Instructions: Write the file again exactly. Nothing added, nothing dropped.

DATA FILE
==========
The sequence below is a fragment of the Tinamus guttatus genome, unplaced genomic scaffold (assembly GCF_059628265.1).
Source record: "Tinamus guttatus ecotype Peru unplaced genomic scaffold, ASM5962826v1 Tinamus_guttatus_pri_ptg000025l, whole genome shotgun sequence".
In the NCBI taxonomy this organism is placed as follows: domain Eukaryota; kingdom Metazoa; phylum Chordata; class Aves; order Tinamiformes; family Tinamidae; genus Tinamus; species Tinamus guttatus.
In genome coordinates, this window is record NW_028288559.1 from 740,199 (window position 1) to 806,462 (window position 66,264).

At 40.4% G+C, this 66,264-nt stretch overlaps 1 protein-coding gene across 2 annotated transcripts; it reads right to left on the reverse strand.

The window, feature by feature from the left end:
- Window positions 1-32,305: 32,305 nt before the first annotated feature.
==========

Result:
The sequence below is a fragment of the Tinamus guttatus genome, unplaced genomic scaffold (assembly GCF_059628265.1).
Source record: "Tinamus guttatus ecotype Peru unplaced genomic scaffold, ASM5962826v1 Tinamus_guttatus_pri_ptg000025l, whole genome shotgun sequence".
In the NCBI taxonomy this organism is placed as follows: domain Eukaryota; kingdom Metazoa; phylum Chordata; class Aves; order Tinamiformes; family Tinamidae; genus Tinamus; species Tinamus guttatus.
In genome coordinates, this window is record NW_028288559.1 from 740,199 (window position 1) to 806,462 (window position 66,264).

At 40.4% G+C, this 66,264-nt stretch overlaps 1 protein-coding gene across 2 annotated transcripts; it reads right to left on the reverse strand.

The window, feature by feature from the left end:
- Window positions 1-32,305: 32,305 nt before the first annotated feature.